Generosity Network: Breaking Down Walls Between Donors and Doers

There really is no difference between donors and doers.

Generosity Network is an idea that we have been teaching at Harvard’s Kennedy School and it’s opening up networks so that you find individuals who can be your partner in causes of the day. 


Many nonprofits these days focus on the idea that, “Gee, I need help and so I need to raise capital.  How do I get funds?”  And then the donors feel like they’re under attack, that they’re having many people going after them for funds.  Our philosophy is is that there really is no difference between donors and doers.  Lowering the walls between those two individuals allows a lot more resources to come to the table.

The way you do that is to start having individual conversations about how people with common passions can come together.  And you bring whatever you have to the table for the goal of achieving and solving a problem.  So for example, we worked on malaria together.  There’s a whole group of individuals - people with money, people with networks, people with knowledge, people with expertise, people with time - who all came together to say we want to solve the problem of deaths from malaria.  There was a million people dying per year from malaria.  Today after the collaboration that came together there’s 450,000 people a year dying in sub-Sahara and Africa mainly.  Our goal for the next two-and-a-half years is to go down to zero.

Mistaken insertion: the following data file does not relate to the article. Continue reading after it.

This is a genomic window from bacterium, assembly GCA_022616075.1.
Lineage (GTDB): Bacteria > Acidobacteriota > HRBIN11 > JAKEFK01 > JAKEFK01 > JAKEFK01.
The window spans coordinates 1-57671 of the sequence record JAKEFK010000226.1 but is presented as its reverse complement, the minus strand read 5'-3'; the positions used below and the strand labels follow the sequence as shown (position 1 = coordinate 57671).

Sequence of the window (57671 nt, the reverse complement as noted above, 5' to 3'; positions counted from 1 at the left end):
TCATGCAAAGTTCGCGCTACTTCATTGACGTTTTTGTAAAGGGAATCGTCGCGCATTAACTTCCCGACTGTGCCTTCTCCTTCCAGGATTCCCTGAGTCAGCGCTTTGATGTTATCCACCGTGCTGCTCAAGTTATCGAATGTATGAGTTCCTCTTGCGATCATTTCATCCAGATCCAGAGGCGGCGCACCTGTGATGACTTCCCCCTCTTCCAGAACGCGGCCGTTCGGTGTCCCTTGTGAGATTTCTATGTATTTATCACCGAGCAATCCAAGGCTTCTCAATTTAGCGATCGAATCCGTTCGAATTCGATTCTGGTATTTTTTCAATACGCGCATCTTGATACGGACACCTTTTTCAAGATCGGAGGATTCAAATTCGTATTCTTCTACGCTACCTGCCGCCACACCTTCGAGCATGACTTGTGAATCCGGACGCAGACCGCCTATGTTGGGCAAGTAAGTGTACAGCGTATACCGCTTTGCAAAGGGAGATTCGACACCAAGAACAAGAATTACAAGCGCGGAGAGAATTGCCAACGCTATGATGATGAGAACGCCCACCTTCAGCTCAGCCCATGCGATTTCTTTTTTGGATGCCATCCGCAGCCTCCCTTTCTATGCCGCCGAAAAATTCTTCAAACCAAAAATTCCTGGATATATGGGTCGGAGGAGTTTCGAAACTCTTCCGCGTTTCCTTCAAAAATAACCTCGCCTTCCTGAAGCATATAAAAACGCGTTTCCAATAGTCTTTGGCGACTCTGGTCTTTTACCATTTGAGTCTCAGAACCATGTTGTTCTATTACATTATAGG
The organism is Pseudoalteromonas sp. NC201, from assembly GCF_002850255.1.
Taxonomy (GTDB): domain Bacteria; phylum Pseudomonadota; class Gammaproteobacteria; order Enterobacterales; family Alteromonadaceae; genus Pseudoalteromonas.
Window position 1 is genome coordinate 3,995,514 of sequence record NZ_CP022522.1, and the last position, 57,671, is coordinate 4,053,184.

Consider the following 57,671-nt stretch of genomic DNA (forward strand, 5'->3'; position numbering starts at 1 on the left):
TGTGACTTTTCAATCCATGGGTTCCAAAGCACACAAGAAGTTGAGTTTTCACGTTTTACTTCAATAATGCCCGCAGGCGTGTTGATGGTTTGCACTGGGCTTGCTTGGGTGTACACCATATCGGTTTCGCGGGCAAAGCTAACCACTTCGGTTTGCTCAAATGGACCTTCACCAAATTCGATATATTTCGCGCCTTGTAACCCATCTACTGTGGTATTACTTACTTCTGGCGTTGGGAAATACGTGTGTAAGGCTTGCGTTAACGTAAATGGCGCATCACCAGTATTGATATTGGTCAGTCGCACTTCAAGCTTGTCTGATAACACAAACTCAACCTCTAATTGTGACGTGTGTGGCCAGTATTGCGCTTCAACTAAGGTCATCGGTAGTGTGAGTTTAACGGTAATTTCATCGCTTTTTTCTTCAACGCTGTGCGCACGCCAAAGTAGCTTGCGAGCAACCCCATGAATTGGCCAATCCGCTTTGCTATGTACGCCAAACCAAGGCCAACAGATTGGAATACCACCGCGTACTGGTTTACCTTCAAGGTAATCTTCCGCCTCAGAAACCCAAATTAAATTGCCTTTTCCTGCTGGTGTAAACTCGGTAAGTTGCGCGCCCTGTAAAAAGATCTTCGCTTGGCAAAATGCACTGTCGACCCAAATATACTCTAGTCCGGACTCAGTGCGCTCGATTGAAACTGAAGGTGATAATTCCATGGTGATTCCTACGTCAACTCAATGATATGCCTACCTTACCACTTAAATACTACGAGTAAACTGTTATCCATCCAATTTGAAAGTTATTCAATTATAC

In Their Own Words is recorded in Big Think's studio.

Image courtesy of Shutterstock

Where the water wars of the future will be fought

A new report warns about the increasing likelihood of international conflicts over water.

Abd al-Ibrahim, whose home was destroyed during fighting, as he rests on his trip to supply water to his family at the house they are squatting in the northern Syrian city of Raqa. October 15, 2018. (Photo credit: DELIL SOULEIMAN/AFP/Getty Images)
Politics & Current Affairs
  • A study finds that serious conflicts over water are going to arise around the globe.
  • The 5 hotspots identified by the paper include areas of the Nile, Ganges-Brahmaputra, Indus, Tigris-Euphrates, and Colorado rivers.
  • It's still possible to change course if we are prepared to address the effects of climate change.
Keep reading Show less
A Star Is Born, Warner Bros Pictures
Surprising Science
  • It has to do with two parts of the brain, both of which are thicker in those with better smell and spacial recognition.
  • Your nose can detect about 1 trillion smells.
  • While your nose isn't a full GPS, it can help you pick out a general direction.
Keep reading Show less
(Opener)
Technology & Innovation
  • A Larry Page-backed company has announced that its flying car will go on sale in 2019.
  • It's called the BlackFly.
  • Not quite the escape from traffic you had in mind, but it's a jaw-dropping start.
Keep reading Show less